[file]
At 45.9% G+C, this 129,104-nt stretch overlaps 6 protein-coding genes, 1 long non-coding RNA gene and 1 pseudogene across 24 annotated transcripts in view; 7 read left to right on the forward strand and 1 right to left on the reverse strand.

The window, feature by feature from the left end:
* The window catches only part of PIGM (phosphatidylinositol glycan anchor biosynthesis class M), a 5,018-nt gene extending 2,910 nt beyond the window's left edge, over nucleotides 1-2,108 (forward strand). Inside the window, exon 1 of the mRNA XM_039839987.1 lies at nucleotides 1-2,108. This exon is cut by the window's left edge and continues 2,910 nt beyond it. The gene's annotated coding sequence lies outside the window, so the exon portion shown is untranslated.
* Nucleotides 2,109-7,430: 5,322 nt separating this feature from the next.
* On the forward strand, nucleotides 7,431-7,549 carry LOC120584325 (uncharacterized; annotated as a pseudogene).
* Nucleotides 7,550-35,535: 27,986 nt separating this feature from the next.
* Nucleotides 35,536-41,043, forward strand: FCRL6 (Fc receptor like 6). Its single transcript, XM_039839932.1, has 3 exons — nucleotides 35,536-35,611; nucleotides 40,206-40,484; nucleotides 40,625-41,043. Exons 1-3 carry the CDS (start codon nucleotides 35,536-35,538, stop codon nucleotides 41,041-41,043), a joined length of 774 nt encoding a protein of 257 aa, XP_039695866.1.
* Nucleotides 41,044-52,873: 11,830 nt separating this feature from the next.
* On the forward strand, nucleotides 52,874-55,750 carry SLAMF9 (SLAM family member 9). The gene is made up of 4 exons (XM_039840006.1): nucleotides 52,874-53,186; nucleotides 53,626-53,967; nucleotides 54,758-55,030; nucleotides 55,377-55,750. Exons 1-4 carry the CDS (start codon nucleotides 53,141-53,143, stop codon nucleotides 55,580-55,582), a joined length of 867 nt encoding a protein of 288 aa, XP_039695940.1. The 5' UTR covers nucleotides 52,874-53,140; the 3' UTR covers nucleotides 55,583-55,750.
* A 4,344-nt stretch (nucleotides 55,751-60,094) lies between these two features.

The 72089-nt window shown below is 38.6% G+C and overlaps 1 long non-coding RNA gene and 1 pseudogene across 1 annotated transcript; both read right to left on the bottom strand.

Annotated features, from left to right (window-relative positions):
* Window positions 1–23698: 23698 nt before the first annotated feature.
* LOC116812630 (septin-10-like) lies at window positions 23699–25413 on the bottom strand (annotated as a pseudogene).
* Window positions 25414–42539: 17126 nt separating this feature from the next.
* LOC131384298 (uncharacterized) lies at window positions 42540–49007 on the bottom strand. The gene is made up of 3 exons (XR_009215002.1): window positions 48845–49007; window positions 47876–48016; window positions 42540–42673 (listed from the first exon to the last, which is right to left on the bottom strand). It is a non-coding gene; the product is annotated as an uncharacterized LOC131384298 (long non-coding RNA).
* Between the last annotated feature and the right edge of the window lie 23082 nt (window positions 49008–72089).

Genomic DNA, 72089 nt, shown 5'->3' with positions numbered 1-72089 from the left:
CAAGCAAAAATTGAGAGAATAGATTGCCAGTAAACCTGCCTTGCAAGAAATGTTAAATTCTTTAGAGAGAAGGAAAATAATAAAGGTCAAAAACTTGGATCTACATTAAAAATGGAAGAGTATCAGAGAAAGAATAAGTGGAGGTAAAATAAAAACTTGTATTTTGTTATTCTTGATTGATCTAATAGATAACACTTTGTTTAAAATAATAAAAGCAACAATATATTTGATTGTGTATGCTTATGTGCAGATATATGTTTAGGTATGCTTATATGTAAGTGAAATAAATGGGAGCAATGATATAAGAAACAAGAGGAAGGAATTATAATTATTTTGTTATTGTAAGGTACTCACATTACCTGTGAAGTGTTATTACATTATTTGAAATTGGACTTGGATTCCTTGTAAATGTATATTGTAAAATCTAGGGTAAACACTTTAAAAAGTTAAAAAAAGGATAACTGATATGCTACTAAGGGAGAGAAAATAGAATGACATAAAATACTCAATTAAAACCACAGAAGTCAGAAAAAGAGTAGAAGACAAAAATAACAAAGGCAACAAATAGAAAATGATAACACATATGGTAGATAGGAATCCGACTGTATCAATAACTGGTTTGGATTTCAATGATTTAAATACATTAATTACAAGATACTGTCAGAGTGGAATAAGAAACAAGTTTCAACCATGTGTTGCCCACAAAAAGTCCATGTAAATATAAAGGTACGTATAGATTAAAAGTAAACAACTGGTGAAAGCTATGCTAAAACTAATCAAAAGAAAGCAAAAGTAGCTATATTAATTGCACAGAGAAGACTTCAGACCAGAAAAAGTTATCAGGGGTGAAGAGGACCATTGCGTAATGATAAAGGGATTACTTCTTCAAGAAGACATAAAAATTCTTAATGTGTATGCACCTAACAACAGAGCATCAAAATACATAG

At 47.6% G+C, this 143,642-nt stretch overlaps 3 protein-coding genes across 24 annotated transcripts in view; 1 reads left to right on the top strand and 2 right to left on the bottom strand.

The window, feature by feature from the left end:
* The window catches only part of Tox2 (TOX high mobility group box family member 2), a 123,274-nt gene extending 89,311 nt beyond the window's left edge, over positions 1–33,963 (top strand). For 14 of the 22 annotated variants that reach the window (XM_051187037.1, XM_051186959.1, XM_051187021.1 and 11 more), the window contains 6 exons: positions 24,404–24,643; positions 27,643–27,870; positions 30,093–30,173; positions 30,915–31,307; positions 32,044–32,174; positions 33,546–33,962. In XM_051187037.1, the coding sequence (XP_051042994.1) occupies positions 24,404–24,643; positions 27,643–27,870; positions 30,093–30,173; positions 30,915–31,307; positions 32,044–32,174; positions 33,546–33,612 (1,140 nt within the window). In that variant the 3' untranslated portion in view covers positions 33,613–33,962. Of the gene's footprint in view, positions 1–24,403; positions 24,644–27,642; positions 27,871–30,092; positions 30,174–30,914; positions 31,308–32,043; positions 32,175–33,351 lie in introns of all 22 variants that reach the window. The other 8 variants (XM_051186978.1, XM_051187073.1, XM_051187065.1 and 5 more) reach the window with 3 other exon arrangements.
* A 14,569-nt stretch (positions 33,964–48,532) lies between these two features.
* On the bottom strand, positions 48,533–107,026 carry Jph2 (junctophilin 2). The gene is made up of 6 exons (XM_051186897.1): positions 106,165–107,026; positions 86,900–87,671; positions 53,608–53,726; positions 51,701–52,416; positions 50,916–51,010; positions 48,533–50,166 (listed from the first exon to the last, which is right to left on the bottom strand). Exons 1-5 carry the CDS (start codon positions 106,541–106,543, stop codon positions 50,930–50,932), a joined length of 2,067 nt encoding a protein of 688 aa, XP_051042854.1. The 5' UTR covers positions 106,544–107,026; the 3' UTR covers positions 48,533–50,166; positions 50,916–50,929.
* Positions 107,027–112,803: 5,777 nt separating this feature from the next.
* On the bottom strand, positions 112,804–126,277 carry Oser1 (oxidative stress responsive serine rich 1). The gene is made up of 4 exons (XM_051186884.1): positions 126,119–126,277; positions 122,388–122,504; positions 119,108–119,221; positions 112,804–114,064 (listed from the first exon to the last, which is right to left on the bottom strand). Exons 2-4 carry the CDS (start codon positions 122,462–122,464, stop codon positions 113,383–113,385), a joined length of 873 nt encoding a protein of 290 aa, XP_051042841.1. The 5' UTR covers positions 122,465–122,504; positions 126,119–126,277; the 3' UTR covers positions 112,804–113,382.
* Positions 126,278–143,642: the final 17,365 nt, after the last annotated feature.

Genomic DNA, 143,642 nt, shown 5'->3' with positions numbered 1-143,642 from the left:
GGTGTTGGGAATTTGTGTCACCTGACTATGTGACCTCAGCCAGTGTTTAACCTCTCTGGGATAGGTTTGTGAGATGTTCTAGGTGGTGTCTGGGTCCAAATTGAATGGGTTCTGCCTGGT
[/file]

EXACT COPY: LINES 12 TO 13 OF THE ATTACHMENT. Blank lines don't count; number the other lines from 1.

Annotated features, from left to right (window-relative positions):
* Window positions 1–23698: 23698 nt before the first annotated feature.